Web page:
Staff Publications

Staff Publications

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    'Staff publications' is the digital repository of Wageningen University & Research

    'Staff publications' contains references to publications authored by Wageningen University staff from 1976 onward.

    Publications authored by the staff of the Research Institutes are available from 1995 onwards.

    Full text documents are added when available. The database is updated daily and currently holds about 240,000 items, of which 72,000 in open access.

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Record number 63848
Title Nitrogen (N) management in the 'De Marke' dairy farming system
Author(s) Aarts, H.F.M.; Habekotté, B.; Keulen, H. van
Source Nutrient Cycling in Agroecosystems 56 (2000)3. - ISSN 1385-1314 - p. 231 - 240.
Department(s) Plant Production Systems
Plant Research International
Publication type Refereed Article in a scientific journal
Publication year 2000
Keyword(s) melkveehouderij - zandgronden - stikstof - bodemwater - uitspoelen - nederland - gelderland - dairy farming - sandy soils - nitrogen - soil water - leaching - netherlands
Categories Water Pollution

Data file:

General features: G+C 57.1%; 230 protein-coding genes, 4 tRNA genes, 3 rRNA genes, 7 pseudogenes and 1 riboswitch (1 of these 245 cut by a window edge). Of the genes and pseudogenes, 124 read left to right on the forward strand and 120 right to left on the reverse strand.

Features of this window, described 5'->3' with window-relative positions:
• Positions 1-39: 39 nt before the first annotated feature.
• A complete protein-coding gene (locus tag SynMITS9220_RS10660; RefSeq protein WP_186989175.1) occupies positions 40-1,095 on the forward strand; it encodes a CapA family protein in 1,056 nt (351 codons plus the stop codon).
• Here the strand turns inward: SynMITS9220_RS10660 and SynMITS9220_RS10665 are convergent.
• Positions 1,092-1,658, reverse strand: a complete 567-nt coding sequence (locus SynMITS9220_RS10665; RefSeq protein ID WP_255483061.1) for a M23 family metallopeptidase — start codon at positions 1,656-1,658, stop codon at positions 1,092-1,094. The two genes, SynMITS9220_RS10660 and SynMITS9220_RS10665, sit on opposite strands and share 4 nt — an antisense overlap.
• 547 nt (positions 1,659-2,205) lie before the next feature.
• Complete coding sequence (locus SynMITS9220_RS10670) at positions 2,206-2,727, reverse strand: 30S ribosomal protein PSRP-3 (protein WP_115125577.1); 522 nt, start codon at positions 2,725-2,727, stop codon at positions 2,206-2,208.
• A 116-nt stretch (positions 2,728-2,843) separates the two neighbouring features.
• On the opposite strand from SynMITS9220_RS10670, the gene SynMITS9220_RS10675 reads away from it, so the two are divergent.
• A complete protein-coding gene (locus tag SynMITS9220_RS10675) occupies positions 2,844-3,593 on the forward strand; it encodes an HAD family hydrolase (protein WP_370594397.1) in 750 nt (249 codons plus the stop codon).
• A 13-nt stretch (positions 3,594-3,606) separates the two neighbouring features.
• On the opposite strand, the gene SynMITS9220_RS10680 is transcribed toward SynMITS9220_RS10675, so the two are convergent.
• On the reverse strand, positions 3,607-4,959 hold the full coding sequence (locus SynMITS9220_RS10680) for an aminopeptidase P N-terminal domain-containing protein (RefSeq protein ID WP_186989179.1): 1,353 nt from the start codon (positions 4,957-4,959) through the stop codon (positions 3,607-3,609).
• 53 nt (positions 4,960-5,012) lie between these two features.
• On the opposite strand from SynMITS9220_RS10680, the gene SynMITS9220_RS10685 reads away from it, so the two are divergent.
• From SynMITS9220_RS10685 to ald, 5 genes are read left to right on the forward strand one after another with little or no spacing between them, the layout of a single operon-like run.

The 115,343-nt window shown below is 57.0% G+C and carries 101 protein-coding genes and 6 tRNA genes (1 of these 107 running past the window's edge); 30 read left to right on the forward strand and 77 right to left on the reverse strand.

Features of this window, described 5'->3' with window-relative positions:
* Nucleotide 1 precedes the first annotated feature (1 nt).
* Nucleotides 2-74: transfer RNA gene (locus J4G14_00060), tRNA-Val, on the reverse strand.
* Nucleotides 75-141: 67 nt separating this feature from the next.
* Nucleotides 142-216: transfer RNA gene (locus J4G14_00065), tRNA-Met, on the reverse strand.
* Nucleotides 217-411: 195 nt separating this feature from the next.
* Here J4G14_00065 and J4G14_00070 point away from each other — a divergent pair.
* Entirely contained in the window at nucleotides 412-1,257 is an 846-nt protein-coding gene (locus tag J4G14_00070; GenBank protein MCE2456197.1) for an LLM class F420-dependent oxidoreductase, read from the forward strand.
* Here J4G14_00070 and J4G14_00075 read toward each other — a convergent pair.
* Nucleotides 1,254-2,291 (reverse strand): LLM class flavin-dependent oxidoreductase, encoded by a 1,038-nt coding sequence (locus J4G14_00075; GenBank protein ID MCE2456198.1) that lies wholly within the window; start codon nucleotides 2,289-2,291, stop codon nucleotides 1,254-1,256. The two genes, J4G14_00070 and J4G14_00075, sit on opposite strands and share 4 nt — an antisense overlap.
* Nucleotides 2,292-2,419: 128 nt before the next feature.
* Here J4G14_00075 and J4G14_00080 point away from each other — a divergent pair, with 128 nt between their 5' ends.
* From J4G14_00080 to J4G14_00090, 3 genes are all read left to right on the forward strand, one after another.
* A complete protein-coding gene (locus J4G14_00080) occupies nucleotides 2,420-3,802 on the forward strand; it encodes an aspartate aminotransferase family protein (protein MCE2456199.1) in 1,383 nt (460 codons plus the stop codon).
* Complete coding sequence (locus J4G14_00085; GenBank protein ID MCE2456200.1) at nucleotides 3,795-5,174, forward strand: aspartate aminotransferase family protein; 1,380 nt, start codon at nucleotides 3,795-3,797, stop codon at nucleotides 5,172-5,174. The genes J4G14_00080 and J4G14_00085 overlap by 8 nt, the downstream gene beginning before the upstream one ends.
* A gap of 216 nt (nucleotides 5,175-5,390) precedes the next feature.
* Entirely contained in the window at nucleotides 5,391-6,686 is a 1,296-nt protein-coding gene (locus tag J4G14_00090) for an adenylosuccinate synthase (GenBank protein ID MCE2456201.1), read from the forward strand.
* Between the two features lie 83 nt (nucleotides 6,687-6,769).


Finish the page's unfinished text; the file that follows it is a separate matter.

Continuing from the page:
Abstract In the sandy regions of The Netherlands, high losses of N from intensified dairy farms are threatening the environment. Therefore, government defined decreasing maximum levy-free N surplusses for the period 1998–2008. On most dairy farms, the current N surplus has to be reduced by half at least. Farmers fear that realizing these surplusses will be expensive, because it limits application of animal manure, which then has to be exported or additional land has to be bought. Moreover, farmers are worried about the impact on soil fertility. To explore the possibilities for reducing surplusses of average intensive farms by improved nutrient management, farming systems research is carried out at prototype farm De Marke. Results are compared with results of a commercial farm in the mid-1980s, the moment that systems research started and introduction of the milk quota system put a halt to further intensification. Results indicate that average intensive farms can realise a reduction in N surplus to a level below the defined final maximum, without the need to buy land or to export slurry. Inputs of N in purchased feeds and fertilisers decreased by 56 and 78%, respectively. Important factors are reduced feed intake per unit milk, as a result of a higher milk yield per cow, less young stock and judicious feeding, an improved utilization of home-made manure and a considered balance between the grassland and maize area. Changed soil fertility status did not constrain crop production. Nitrate concentration in the upper groundwater decreased from 200 to 50 mg l-1, within a few years.
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